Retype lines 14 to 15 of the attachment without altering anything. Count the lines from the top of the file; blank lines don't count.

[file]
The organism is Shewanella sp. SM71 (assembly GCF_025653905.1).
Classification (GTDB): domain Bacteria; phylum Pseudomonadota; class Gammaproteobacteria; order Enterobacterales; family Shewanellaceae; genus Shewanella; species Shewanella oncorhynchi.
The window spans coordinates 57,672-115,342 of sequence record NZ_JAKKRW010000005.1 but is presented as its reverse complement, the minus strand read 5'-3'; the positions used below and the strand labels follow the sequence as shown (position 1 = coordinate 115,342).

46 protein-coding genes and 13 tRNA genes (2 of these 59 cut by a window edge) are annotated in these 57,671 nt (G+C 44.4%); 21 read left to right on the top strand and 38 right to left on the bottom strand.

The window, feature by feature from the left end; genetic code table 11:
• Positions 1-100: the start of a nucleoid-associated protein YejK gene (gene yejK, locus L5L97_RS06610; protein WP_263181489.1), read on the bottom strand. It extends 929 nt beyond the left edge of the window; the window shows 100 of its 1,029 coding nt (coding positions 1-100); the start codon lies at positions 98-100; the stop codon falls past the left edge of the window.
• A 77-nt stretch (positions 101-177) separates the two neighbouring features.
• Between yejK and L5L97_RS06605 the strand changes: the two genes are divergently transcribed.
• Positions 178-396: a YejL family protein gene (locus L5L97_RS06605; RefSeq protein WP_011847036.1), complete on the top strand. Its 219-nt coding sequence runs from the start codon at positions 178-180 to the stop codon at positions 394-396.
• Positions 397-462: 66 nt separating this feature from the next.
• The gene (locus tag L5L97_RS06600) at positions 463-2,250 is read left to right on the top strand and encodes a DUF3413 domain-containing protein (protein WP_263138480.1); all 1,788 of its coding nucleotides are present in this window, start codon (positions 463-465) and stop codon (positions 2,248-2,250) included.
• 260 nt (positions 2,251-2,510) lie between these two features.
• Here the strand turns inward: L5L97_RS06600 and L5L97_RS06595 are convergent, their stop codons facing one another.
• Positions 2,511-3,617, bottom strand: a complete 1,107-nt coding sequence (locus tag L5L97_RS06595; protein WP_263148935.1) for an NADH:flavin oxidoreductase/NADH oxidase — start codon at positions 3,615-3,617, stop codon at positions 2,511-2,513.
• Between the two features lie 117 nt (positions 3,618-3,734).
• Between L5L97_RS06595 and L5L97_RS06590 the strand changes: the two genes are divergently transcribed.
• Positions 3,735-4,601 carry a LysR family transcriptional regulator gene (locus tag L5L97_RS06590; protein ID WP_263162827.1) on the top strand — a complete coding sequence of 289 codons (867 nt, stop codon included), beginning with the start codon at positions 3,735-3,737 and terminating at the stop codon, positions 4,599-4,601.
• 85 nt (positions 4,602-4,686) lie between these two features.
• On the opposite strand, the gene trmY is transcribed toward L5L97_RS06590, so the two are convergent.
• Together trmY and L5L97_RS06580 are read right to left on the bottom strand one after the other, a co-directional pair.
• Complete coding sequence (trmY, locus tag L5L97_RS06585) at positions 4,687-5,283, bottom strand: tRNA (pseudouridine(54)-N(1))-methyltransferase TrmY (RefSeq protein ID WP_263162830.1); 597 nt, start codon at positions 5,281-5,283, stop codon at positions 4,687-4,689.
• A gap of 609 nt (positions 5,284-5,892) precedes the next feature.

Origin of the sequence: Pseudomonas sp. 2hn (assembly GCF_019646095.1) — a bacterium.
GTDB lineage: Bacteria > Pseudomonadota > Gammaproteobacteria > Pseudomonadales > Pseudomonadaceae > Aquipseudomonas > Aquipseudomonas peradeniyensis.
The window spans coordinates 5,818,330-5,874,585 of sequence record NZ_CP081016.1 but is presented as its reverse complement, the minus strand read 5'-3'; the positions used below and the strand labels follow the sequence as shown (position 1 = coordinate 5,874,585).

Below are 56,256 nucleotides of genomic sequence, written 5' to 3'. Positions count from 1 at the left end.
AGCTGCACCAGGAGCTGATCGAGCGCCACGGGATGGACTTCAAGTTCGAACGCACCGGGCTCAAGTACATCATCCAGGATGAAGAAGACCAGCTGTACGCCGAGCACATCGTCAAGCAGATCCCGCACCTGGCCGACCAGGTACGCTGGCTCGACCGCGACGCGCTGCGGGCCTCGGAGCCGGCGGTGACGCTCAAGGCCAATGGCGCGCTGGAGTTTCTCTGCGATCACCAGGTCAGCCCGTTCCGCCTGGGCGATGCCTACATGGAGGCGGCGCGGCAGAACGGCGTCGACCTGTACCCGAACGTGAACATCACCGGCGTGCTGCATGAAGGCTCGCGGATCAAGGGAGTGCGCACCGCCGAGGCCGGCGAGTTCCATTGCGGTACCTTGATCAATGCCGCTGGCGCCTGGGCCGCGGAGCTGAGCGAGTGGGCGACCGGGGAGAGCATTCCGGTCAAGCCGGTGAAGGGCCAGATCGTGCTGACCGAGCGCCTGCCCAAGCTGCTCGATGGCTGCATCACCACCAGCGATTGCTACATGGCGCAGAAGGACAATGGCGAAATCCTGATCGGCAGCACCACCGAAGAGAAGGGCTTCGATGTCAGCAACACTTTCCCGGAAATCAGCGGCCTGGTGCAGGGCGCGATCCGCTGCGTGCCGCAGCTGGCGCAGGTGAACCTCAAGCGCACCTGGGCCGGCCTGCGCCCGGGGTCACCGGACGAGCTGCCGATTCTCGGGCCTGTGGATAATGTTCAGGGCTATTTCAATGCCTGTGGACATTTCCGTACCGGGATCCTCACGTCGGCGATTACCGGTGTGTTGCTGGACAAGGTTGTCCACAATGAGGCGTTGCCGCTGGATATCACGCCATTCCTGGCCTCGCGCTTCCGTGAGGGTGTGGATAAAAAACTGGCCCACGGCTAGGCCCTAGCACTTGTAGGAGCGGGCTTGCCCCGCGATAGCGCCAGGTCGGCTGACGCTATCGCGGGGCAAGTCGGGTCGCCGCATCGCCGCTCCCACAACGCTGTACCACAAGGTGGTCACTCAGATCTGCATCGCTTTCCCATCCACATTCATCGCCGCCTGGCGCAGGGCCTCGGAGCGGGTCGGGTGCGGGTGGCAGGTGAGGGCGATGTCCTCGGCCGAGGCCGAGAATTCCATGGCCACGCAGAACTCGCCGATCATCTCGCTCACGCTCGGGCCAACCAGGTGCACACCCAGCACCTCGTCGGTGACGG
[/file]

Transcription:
• Positions 2,511-3,617, bottom strand: a complete 1,107-nt coding sequence (locus tag L5L97_RS06595; protein WP_263148935.1) for an NADH:flavin oxidoreductase/NADH oxidase — start codon at positions 3,615-3,617, stop codon at positions 2,511-2,513.
• Between the two features lie 117 nt (positions 3,618-3,734).